• Don Mattingly became the first Yankee since Lou Gehrig to have three consecutive seasons of 200 hits.
    • Dave Winfield became the first Yankee since Joe DiMaggio to achieve five straight 100 RBI seasons. DiMaggio did it from 1936 to 1942.
    • Willie Randolph became the all-time Yankee leader for games played at second base. The previous record holder was Tony Lazzeri. Lazzeri held the record with 1,446 games.
    • Mark McGwire made his Major League debut on August 22, 1986 in a game versus the New York Yankees. He had three at-bats and no hits.[7]

    Notable transactions

    Season standings

    1986 was the first time since 1904 that the Yankees finished second in the standings to the Red Sox.[14]

    AL East W L Pct. GB
    Boston Red Sox 95 66 .590 --
    New York Yankees 90 72 .556
    Detroit Tigers 87 75 .537
    Toronto Blue Jays 86 76 .531
    Cleveland Indians 84 78 .519 11½
    Milwaukee Brewers 77 84 .478 18
    Baltimore Orioles 73 89 .451 22½

    Roster

    1986 New York Yankees
    Roster
    Pitchers Catchers

    Infielders

    Outfielders Manager

    Coaches

    Billy Martin

    95px
    Billy Martin's number 1 was retired by the New York Yankees in 1986.

    On August 10, 1986, the Yankees retired Martin's uniform number 1 and dedicated a plaque in his honor for Monument Park at Yankee Stadium. The plaque contains the words, There has never been a greater competitor than Billy. Martin told the crowd, "I may not have been the greatest Yankee to put on the uniform, but I am the proudest."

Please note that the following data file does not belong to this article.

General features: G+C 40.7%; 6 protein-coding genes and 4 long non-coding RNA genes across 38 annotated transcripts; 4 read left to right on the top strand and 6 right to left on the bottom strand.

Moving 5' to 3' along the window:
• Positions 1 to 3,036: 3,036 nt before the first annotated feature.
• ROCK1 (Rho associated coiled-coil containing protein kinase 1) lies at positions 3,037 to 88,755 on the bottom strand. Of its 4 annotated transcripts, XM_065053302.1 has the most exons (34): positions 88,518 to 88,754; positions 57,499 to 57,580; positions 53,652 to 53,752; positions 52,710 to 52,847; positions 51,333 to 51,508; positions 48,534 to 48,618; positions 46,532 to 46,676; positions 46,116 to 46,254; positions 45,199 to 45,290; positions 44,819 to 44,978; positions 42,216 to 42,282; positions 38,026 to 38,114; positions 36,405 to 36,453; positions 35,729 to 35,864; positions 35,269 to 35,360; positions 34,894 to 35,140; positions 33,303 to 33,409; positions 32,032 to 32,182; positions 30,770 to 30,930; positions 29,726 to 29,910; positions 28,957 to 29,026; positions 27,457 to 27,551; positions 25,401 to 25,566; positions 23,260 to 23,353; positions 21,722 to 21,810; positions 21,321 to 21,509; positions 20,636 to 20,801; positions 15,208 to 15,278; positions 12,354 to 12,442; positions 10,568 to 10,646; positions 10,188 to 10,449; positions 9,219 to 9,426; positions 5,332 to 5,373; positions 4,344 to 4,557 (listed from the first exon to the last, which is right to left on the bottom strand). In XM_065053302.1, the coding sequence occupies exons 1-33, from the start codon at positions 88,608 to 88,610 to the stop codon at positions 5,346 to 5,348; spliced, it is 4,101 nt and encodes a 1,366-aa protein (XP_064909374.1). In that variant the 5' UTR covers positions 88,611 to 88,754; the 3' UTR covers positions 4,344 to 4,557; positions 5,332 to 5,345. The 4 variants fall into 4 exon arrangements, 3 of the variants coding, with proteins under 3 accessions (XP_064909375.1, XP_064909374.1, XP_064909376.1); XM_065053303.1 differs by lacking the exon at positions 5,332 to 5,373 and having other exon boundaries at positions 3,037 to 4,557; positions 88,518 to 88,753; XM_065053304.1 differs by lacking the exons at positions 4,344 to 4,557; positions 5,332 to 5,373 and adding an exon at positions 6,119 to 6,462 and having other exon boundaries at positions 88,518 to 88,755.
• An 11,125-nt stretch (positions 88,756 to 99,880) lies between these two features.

On May 24, 1986, on the season finale of Saturday Night Live, co-host Martin was "fired" by executive producer Lorne Michaels for being "drunk" in a skit, slurring his lines. During the goodnights, Martin "sets fire" to the dressing room in retaliation.[15] (Only three cast members would be re-hired the next season.) In 1988, on Saturday Night Live's Weekend Update, comedian Dennis Miller opened the sports with, "In Calgary tonight, Katarina Witt won the gold medal in figure skating, prompting Yankees owner George Steinbrenner to fire manager Billy Martin."

    Player stats

    = Indicates team leader

    Batting

    Starters by position

    Note: Pos = position; G = Games played; AB = At Bats; H = Hits; Avg. = Batting Average; HR = Home Runs; RBI = Runs Batted In